In defence of concrete

 Phil  Wainwright  recently picked up on a rather clever dig against ERP, putting up a picture of a concrete block, and equating it with ERP systems. 

At first I laughed and grimaced slightly.  I  thought about arguing about SOA  but then luckily I remembered a building architect friend of mine raving about concrete.

He eulogised about  how strong, elegant, durable, flexible, economical and beautiful it is.  It enables structures and forms that were previously unimaginable.  Construction costs are significantly lower because of concrete, and it comes in many forms.  Concrete is the backbone of modern construction, and it continues to evolve.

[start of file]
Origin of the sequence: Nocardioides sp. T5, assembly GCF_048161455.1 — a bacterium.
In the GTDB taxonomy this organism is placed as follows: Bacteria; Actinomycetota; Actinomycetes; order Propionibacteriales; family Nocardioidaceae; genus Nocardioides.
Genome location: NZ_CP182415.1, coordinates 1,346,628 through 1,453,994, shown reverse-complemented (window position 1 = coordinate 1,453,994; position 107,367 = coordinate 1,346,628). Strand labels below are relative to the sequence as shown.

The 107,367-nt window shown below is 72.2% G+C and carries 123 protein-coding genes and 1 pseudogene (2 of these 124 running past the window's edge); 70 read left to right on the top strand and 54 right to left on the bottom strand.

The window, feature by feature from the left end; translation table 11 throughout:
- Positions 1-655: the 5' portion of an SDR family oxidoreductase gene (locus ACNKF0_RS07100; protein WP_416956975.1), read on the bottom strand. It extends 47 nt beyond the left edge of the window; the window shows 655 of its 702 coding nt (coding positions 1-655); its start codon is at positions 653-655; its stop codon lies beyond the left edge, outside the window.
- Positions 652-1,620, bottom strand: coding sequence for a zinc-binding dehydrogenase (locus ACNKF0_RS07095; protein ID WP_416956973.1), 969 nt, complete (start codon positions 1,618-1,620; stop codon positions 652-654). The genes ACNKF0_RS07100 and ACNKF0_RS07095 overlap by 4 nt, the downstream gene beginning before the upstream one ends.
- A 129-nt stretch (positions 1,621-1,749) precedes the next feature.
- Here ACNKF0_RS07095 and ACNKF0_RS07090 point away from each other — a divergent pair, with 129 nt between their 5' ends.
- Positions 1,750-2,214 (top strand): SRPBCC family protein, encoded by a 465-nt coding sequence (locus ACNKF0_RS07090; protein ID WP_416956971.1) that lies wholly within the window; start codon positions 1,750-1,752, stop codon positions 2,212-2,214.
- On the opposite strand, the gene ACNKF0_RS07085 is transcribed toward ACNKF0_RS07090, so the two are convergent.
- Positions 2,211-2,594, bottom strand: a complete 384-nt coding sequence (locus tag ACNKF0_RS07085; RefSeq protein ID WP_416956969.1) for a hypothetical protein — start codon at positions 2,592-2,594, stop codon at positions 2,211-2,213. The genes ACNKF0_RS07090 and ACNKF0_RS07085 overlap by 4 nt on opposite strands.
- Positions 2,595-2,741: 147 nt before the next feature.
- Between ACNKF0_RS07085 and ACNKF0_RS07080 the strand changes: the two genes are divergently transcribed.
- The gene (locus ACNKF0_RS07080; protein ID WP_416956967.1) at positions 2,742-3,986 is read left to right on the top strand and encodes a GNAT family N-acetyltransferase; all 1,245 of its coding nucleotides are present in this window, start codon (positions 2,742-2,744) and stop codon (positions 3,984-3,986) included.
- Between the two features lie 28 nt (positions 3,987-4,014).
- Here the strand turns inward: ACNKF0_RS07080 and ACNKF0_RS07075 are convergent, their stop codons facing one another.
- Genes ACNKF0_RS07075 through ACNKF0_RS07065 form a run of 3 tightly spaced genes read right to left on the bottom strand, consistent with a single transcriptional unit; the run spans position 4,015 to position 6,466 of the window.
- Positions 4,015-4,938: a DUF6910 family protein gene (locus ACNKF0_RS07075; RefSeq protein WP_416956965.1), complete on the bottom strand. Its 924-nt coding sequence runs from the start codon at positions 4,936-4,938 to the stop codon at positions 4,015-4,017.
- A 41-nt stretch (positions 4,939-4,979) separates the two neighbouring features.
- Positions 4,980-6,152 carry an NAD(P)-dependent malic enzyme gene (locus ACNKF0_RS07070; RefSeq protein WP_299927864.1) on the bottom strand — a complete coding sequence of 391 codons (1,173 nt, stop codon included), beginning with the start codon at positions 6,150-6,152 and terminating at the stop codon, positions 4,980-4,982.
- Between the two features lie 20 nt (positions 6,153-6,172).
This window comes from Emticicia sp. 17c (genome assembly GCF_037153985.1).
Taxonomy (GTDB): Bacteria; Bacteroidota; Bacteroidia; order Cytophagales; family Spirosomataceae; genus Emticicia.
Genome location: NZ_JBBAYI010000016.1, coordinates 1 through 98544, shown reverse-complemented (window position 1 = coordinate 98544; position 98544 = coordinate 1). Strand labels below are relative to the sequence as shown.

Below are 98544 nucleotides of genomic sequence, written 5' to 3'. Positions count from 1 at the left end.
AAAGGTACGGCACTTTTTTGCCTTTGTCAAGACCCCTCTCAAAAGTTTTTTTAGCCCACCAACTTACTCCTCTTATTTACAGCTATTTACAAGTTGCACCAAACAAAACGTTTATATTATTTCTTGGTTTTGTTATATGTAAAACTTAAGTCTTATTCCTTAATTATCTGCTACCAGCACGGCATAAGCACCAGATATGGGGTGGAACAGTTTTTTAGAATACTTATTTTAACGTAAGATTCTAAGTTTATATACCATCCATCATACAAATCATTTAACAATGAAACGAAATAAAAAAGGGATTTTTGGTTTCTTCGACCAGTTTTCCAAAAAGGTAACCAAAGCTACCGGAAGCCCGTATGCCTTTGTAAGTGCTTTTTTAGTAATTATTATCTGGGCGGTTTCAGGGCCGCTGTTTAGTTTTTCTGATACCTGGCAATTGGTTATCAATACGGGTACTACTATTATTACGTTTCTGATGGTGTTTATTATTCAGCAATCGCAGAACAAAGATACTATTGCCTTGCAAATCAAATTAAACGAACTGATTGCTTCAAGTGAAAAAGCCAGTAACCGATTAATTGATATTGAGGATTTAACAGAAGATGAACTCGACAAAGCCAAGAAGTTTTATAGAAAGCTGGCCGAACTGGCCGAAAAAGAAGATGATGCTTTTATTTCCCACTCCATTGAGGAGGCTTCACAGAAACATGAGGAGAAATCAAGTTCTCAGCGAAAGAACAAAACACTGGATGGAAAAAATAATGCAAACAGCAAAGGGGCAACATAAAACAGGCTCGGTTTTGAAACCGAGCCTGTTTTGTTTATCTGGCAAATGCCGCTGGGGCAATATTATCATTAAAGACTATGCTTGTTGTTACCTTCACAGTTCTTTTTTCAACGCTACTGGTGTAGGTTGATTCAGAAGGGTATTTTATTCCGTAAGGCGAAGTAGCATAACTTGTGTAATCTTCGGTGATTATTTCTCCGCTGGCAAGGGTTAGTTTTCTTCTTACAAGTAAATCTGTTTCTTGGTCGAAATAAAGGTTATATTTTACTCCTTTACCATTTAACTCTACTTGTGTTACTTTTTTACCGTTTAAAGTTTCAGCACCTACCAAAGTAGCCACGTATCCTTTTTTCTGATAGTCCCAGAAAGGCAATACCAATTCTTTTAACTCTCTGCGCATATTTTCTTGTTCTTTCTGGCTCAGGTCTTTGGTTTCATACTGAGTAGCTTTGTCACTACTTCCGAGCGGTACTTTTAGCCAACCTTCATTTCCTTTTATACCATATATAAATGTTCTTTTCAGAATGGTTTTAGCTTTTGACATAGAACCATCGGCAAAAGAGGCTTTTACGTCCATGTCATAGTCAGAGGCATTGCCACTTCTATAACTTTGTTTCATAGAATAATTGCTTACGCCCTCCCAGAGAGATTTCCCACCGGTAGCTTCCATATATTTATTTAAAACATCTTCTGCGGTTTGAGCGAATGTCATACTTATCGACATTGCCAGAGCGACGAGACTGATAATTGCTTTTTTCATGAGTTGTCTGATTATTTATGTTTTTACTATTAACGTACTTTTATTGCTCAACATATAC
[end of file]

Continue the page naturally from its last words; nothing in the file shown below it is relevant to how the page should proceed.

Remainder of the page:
(photo of the Humber bridge, courtesy of  Sunshine Hannan’s flickr)


Rush Hour on the Squinty Bridge

The Clyde Arc, also known as Squinty Bridge. (courtesy Colin Angus Mackay: his dayjob site is here.

True, concrete has spawned some monstrosities, but it produces structures and buildings that delight and revolutionise the way we live.

On the other hand putty: It fills hairline cracks.  Is great for children and artists or for taking imprints of keys in spy movies. It  is useful for keeping glass in place in old buildings, and has been used by Nick Park with great  success.   Also, unless you keep the lid on the jar it turns into a brittle blob. 

But software  architecture, like building architecture,  is more complex  this post makes out.  Stewart Brand’s pace layering deserves more attention.  Perhaps more on that another day.

3 thoughts on “In defence of concrete”

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